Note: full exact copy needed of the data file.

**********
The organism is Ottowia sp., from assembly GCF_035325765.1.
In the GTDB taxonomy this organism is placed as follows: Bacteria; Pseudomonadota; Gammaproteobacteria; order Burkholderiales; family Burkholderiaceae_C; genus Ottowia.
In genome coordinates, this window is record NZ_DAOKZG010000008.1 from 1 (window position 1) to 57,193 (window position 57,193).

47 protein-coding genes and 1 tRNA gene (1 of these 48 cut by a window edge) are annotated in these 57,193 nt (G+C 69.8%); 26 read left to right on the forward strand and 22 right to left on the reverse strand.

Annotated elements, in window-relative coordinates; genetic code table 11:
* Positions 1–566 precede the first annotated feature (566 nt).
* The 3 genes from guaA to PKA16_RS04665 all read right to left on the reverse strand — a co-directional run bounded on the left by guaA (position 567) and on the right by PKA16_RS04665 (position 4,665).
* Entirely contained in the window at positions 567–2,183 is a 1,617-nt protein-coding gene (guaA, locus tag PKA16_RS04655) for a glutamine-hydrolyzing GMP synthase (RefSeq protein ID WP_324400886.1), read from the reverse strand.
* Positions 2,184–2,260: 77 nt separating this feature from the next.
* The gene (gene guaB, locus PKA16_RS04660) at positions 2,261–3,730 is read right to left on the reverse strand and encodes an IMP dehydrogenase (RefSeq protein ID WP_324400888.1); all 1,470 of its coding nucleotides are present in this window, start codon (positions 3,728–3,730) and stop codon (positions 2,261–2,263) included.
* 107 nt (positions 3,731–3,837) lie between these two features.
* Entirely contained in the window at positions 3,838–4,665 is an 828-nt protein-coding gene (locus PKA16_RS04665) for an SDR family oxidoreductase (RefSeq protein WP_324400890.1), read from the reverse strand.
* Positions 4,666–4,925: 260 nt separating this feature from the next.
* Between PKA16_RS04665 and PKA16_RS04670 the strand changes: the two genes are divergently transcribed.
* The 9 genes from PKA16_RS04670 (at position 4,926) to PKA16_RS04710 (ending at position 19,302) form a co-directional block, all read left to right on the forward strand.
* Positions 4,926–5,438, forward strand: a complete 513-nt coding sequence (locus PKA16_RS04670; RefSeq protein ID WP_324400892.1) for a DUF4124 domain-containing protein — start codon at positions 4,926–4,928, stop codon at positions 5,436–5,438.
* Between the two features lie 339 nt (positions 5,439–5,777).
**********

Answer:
The organism is Ottowia sp., from assembly GCF_035325765.1.
In the GTDB taxonomy this organism is placed as follows: Bacteria; Pseudomonadota; Gammaproteobacteria; order Burkholderiales; family Burkholderiaceae_C; genus Ottowia.
In genome coordinates, this window is record NZ_DAOKZG010000008.1 from 1 (window position 1) to 57,193 (window position 57,193).

47 protein-coding genes and 1 tRNA gene (1 of these 48 cut by a window edge) are annotated in these 57,193 nt (G+C 69.8%); 26 read left to right on the forward strand and 22 right to left on the reverse strand.

Annotated elements, in window-relative coordinates; genetic code table 11:
* Positions 1–566 precede the first annotated feature (566 nt).
* The 3 genes from guaA to PKA16_RS04665 all read right to left on the reverse strand — a co-directional run bounded on the left by guaA (position 567) and on the right by PKA16_RS04665 (position 4,665).
* Entirely contained in the window at positions 567–2,183 is a 1,617-nt protein-coding gene (guaA, locus tag PKA16_RS04655) for a glutamine-hydrolyzing GMP synthase (RefSeq protein ID WP_324400886.1), read from the reverse strand.
* Positions 2,184–2,260: 77 nt separating this feature from the next.
* The gene (gene guaB, locus PKA16_RS04660) at positions 2,261–3,730 is read right to left on the reverse strand and encodes an IMP dehydrogenase (RefSeq protein ID WP_324400888.1); all 1,470 of its coding nucleotides are present in this window, start codon (positions 3,728–3,730) and stop codon (positions 2,261–2,263) included.
* 107 nt (positions 3,731–3,837) lie between these two features.
* Entirely contained in the window at positions 3,838–4,665 is an 828-nt protein-coding gene (locus PKA16_RS04665) for an SDR family oxidoreductase (RefSeq protein WP_324400890.1), read from the reverse strand.
* Positions 4,666–4,925: 260 nt separating this feature from the next.
* Between PKA16_RS04665 and PKA16_RS04670 the strand changes: the two genes are divergently transcribed.
* The 9 genes from PKA16_RS04670 (at position 4,926) to PKA16_RS04710 (ending at position 19,302) form a co-directional block, all read left to right on the forward strand.
* Positions 4,926–5,438, forward strand: a complete 513-nt coding sequence (locus PKA16_RS04670; RefSeq protein ID WP_324400892.1) for a DUF4124 domain-containing protein — start codon at positions 4,926–4,928, stop codon at positions 5,436–5,438.
* Between the two features lie 339 nt (positions 5,439–5,777).